More broadly, our R&D team is committed to driving more knowledge and transparency, internally and externally. As we make progress internally through programs like the Preferred Ingredient Calculator, which helps us better understand the sustainability of our formulas, we see that benefiting consumers externally through our product formulations and disclosures. Clorox has been a trusted household name for more than a century, and through programs like this, we plan to continue to earn that trust.

iphone_appHow can consumers access this fragrance information?
Specific fragrance components will be available beginning in early 2015. In the meantime, consumers can access current product information for our cleaning, disinfecting and laundry products in the U.S. and Canada on the Ingredients Inside and mobile websites. It’s also available via our free iPhone® app, which enables consumers to scan a product’s UPC code and pull up ingredient information at the shelf while they’re shopping.

Related post: Eight Questions for Clorox’s Product-Sustainability Guru

For more than 20 years, Catharine de Lacy has served as a senior executive and corporate officer responsible for leading high performing global stewardship, sustainability, environment, health, safety, and remediation teams and programs across a wide range of industry segments (CPG, oil & gas, chemicals and plastics, mining and industrial manufacturing).Catharine has a passion for sustainability, improving end of life and cancer care, education, and ending homelessness as has served as a volunteer and board member for such organizations as Second Nature, Natural Step, Care Dimensions, Tufts University, and Heading Home. She enjoys lifelong learning, reading, golf, sailing, crossword puzzles, playing Scrabble and spending time with her husband Shawn and their English Cocker, Duncan.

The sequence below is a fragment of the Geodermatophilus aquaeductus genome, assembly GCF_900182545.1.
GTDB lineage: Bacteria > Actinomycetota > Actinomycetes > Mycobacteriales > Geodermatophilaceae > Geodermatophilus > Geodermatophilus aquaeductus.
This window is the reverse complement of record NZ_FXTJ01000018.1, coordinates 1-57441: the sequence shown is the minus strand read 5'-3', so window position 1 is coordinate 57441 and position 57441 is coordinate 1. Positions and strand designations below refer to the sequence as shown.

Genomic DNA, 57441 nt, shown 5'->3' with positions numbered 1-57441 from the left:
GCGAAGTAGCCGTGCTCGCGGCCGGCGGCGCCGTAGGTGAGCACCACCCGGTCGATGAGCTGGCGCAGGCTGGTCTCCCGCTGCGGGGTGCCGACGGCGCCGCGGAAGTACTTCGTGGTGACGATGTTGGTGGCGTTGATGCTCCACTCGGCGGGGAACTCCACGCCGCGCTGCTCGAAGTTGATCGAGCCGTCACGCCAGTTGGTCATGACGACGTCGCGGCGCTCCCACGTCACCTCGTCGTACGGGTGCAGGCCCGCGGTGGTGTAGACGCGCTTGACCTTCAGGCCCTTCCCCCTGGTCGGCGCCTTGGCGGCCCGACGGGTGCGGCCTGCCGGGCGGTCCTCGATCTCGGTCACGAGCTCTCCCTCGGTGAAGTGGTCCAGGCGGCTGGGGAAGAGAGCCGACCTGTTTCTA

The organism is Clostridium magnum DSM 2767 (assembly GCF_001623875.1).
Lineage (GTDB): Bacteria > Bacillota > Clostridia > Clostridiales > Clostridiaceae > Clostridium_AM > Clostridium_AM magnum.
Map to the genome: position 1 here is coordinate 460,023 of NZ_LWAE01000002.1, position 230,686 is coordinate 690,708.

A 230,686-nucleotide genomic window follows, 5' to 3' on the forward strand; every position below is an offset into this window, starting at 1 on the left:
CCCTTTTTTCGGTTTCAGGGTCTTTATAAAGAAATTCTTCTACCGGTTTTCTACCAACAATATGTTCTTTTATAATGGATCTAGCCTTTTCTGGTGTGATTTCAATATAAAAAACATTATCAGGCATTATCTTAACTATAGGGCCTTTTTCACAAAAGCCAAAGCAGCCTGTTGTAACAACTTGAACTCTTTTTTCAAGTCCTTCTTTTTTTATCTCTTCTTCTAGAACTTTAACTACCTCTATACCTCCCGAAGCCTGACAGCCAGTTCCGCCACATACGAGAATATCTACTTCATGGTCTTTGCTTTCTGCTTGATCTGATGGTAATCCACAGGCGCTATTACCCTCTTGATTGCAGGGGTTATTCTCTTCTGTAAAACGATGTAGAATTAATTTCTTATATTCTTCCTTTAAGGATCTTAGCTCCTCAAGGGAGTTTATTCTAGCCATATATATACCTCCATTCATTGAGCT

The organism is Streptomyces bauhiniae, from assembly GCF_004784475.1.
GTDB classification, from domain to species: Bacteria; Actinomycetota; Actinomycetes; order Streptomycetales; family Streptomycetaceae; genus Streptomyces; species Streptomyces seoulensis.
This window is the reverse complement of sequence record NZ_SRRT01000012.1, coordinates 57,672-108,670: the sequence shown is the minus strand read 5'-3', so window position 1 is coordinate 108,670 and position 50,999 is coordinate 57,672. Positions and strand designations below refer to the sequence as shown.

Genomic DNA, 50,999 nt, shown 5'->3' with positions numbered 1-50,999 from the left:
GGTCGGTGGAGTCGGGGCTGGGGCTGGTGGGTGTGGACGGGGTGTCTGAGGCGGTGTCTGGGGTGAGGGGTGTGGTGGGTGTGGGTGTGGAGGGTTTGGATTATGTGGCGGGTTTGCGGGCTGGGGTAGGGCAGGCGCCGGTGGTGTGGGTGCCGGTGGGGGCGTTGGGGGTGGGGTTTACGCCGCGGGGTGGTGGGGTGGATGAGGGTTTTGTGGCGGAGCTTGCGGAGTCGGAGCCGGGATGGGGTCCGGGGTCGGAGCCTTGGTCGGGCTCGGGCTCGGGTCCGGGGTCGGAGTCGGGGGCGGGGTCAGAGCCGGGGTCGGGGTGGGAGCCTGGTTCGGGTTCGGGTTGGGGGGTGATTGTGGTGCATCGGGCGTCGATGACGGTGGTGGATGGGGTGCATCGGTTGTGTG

2 responses to “Passing the Smell Test: Clorox Expands Fragrance Disclosure”

  1. Paul Drake says:

    Does Clorox have any plans to identify GMO ingredients in its food products?

  2. Simone Strydom says:

    Hi Paul, Clorox supports food labeling that can help protect people’s health and safety. We believe in transparency and providing meaningful and useful information to consumers. Our position on foods containing GMO ingredients, which is in line with the FDA and the American Medical Association, is that they are as safe as non-GMO foods. The American Medical Association believes that there is no scientific justification for special labeling of bioengineered (or GMO) foods. Therefore we do not support food labeling that confuses consumers and results in higher food costs with no promise of improving food safety. In addition, we believe that taking a state-by-state approach, versus a unified, national approach, would be unwieldy and lead to even further increased costs.